Head-shot of Mary Ryan, a white woman in her early forties with short asymmetric hair 'pixie cut'Professor Mary Ryan is Imperial’s Vice-Dean of Research (Engineering) and a Fellow of the Royal Academy of Engineering. She joined Imperial in 1998, where she leads a large group researching nanoscale materials. Professor Ryan leads Transition to Zero Pollution (TZP), a new transdisciplinary research initiative that aims to eliminate pollution in all its forms, working in partnership with industry and government to realise a vision of a sustainable, zero-pollution future.

[Interview by Hana Amer]

Tell us about a challenge you are currently tackling.

Getting people to understand each other’s language. In my discipline, experts in chemistry, physics and fabrication are crucial to building the ‘materials’ system, but we need the right environment to enable people to talk and reach a common goal.

What problems might readers be unaware are affecting our environment?

Billions of images are saved on smartphones, or in ‘the cloud’, but data storage is made up of transistors, capacitors and exotic materials, and the infrastructure needs energy to produce and maintain. Resources like this have an environmental cost and managing our growing digital footprint is a significant challenge.

What was your vision when starting Transition to Zero Pollution (TZP)?

Everything we’re doing is for people, humanity and life. The idea sprung out of discussions about exciting challenges and a common purpose. This became a research strategy with a College-wide community and energy behind it, which was a pleasant inadvertent shift. I’m lucky it’s my job to champion TZP, but the staff and the students own it.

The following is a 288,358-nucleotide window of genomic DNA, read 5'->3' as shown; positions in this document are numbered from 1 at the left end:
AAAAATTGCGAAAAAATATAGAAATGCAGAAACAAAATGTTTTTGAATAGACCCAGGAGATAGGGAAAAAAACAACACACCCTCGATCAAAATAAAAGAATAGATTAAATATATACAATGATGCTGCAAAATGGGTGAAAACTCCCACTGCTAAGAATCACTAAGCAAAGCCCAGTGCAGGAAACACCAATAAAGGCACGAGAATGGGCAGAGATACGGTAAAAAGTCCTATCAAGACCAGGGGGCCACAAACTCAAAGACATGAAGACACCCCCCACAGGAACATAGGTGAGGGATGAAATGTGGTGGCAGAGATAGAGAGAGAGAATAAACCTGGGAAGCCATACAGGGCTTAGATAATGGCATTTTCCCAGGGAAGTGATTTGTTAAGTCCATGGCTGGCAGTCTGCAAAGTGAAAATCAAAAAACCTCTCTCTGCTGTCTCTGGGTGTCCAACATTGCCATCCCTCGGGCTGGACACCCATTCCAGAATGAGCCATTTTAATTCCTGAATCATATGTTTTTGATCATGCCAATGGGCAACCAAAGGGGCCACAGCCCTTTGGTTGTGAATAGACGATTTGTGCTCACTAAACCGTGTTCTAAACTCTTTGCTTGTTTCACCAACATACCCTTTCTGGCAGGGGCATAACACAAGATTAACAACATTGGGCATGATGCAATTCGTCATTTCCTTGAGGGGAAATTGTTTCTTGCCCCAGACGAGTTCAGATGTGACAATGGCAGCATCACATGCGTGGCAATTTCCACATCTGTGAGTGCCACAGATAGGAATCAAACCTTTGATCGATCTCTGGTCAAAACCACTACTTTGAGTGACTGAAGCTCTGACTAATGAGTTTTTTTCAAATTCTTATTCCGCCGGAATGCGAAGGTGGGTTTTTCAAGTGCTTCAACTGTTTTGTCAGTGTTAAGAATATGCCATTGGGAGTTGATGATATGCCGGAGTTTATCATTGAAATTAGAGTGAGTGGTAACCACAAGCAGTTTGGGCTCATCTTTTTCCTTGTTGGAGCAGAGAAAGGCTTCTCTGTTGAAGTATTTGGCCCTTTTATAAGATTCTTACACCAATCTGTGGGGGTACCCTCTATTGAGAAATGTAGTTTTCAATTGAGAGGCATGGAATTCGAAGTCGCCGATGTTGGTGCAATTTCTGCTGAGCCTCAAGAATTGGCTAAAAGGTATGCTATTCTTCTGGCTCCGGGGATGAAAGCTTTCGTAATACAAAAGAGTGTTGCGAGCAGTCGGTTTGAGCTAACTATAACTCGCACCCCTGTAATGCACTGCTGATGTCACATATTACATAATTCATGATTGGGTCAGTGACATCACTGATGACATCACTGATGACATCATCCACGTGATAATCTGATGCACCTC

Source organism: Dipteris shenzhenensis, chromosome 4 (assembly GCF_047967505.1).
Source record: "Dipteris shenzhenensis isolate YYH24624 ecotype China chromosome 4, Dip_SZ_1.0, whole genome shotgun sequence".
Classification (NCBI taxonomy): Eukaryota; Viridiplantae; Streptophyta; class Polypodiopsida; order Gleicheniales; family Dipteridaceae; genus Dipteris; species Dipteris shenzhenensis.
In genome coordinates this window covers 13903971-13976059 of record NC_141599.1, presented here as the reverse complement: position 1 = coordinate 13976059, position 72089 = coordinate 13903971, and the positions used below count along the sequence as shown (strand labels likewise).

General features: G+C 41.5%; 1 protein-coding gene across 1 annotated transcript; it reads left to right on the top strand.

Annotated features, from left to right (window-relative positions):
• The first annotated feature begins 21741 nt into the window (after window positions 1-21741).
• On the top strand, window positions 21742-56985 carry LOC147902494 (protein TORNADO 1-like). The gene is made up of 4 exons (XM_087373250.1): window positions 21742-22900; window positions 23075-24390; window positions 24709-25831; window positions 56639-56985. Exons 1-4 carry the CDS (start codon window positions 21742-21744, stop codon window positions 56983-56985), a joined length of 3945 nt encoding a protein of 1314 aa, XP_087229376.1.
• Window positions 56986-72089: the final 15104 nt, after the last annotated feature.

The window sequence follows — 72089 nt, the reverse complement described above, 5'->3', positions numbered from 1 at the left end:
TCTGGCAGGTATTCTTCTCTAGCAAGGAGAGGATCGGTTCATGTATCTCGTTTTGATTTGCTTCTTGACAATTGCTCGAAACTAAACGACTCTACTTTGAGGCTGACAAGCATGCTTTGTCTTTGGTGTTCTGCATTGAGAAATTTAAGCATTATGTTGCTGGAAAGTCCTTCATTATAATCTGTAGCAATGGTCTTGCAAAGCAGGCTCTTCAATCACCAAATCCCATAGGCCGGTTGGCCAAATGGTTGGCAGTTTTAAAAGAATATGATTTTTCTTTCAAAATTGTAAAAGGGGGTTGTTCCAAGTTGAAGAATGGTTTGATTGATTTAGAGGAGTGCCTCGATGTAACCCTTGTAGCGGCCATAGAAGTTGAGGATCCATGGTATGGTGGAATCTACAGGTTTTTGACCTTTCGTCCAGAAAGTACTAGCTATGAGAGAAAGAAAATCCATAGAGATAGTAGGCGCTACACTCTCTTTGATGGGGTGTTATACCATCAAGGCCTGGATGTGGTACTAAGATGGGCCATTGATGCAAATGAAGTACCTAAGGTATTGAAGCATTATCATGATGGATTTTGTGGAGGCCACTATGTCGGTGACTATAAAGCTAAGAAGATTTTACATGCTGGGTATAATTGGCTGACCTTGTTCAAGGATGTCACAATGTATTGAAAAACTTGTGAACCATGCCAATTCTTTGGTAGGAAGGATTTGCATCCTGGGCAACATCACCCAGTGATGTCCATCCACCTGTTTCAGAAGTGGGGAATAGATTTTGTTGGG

Who can tackle climate change?

I have no doubt that climate change is a reversible problem. Unquestionably we need strong political leadership to mobilise support and funding. Then scientists bring ideas, educators teach skills and engineers deliver the changes on the ground. Everyone must be properly engaged with the risks and impacts to make informed choices in our personal and work lives.

What will the world look like after we have solved climate change?

I hope we will have done it in a holistic way that enhances wellbeing, maintains prosperity and achieves equity. Former Irish President Mary Robinson calls it “the Great Re-design”. We must follow through with a full vision for the revolution.

What drives you to succeed as a woman in a male-dominated field?

I try to just be authentic; there’s much to do in enabling women to be themselves at work and not be constrained by ideals about how to talk, dress, connect and behave. Some advice to my younger self would be to be a bit braver, there is no right time to make choices, so don’t wait around.